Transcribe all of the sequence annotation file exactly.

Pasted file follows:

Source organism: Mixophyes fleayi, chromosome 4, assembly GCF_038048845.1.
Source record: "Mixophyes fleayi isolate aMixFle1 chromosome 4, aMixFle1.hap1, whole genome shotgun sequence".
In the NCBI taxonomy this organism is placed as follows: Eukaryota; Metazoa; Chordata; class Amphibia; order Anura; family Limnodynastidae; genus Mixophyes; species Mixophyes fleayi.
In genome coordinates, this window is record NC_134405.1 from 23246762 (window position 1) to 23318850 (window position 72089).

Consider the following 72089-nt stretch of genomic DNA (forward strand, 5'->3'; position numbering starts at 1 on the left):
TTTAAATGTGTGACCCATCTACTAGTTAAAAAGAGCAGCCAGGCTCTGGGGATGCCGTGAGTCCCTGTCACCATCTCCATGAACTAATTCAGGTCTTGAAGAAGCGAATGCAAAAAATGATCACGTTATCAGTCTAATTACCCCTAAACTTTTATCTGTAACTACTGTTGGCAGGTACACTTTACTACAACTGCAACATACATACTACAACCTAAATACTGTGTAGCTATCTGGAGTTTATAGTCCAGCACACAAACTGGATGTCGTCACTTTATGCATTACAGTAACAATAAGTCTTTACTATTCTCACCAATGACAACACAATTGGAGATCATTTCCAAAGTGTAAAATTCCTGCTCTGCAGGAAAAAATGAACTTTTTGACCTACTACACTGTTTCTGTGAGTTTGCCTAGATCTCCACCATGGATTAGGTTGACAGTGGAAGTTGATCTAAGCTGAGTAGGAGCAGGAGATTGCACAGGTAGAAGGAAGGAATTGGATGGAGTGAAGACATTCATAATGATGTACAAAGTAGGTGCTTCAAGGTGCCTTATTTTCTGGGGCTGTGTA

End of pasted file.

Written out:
Source organism: Mixophyes fleayi, chromosome 4, assembly GCF_038048845.1.
Source record: "Mixophyes fleayi isolate aMixFle1 chromosome 4, aMixFle1.hap1, whole genome shotgun sequence".
In the NCBI taxonomy this organism is placed as follows: Eukaryota; Metazoa; Chordata; class Amphibia; order Anura; family Limnodynastidae; genus Mixophyes; species Mixophyes fleayi.
In genome coordinates, this window is record NC_134405.1 from 23246762 (window position 1) to 23318850 (window position 72089).

Consider the following 72089-nt stretch of genomic DNA (forward strand, 5'->3'; position numbering starts at 1 on the left):
TTTAAATGTGTGACCCATCTACTAGTTAAAAAGAGCAGCCAGGCTCTGGGGATGCCGTGAGTCCCTGTCACCATCTCCATGAACTAATTCAGGTCTTGAAGAAGCGAATGCAAAAAATGATCACGTTATCAGTCTAATTACCCCTAAACTTTTATCTGTAACTACTGTTGGCAGGTACACTTTACTACAACTGCAACATACATACTACAACCTAAATACTGTGTAGCTATCTGGAGTTTATAGTCCAGCACACAAACTGGATGTCGTCACTTTATGCATTACAGTAACAATAAGTCTTTACTATTCTCACCAATGACAACACAATTGGAGATCATTTCCAAAGTGTAAAATTCCTGCTCTGCAGGAAAAAATGAACTTTTTGACCTACTACACTGTTTCTGTGAGTTTGCCTAGATCTCCACCATGGATTAGGTTGACAGTGGAAGTTGATCTAAGCTGAGTAGGAGCAGGAGATTGCACAGGTAGAAGGAAGGAATTGGATGGAGTGAAGACATTCATAATGATGTACAAAGTAGGTGCTTCAAGGTGCCTTATTTTCTGGGGCTGTGTA